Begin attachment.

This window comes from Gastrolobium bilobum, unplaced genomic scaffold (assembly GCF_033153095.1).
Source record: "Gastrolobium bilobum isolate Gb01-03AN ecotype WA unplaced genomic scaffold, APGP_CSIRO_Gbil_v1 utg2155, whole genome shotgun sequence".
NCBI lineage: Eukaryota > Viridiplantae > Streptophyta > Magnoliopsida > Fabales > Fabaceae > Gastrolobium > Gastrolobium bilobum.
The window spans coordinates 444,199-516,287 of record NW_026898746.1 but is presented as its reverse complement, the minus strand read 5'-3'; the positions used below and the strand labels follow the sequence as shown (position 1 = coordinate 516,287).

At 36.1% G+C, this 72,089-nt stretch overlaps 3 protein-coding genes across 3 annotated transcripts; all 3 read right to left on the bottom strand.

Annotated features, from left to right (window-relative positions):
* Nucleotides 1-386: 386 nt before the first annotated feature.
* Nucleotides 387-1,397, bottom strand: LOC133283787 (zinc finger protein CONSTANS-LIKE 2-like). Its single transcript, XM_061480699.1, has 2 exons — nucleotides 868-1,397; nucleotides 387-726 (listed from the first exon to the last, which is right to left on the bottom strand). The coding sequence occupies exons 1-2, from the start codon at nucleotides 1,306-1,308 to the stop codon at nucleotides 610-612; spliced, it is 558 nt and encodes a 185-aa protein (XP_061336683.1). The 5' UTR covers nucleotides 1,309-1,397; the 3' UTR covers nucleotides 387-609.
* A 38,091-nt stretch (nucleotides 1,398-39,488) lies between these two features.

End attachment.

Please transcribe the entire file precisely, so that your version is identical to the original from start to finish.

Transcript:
This window comes from Gastrolobium bilobum, unplaced genomic scaffold (assembly GCF_033153095.1).
Source record: "Gastrolobium bilobum isolate Gb01-03AN ecotype WA unplaced genomic scaffold, APGP_CSIRO_Gbil_v1 utg2155, whole genome shotgun sequence".
NCBI lineage: Eukaryota > Viridiplantae > Streptophyta > Magnoliopsida > Fabales > Fabaceae > Gastrolobium > Gastrolobium bilobum.
The window spans coordinates 444,199-516,287 of record NW_026898746.1 but is presented as its reverse complement, the minus strand read 5'-3'; the positions used below and the strand labels follow the sequence as shown (position 1 = coordinate 516,287).

At 36.1% G+C, this 72,089-nt stretch overlaps 3 protein-coding genes across 3 annotated transcripts; all 3 read right to left on the bottom strand.

Annotated features, from left to right (window-relative positions):
* Nucleotides 1-386: 386 nt before the first annotated feature.
* Nucleotides 387-1,397, bottom strand: LOC133283787 (zinc finger protein CONSTANS-LIKE 2-like). Its single transcript, XM_061480699.1, has 2 exons — nucleotides 868-1,397; nucleotides 387-726 (listed from the first exon to the last, which is right to left on the bottom strand). The coding sequence occupies exons 1-2, from the start codon at nucleotides 1,306-1,308 to the stop codon at nucleotides 610-612; spliced, it is 558 nt and encodes a 185-aa protein (XP_061336683.1). The 5' UTR covers nucleotides 1,309-1,397; the 3' UTR covers nucleotides 387-609.
* A 38,091-nt stretch (nucleotides 1,398-39,488) lies between these two features.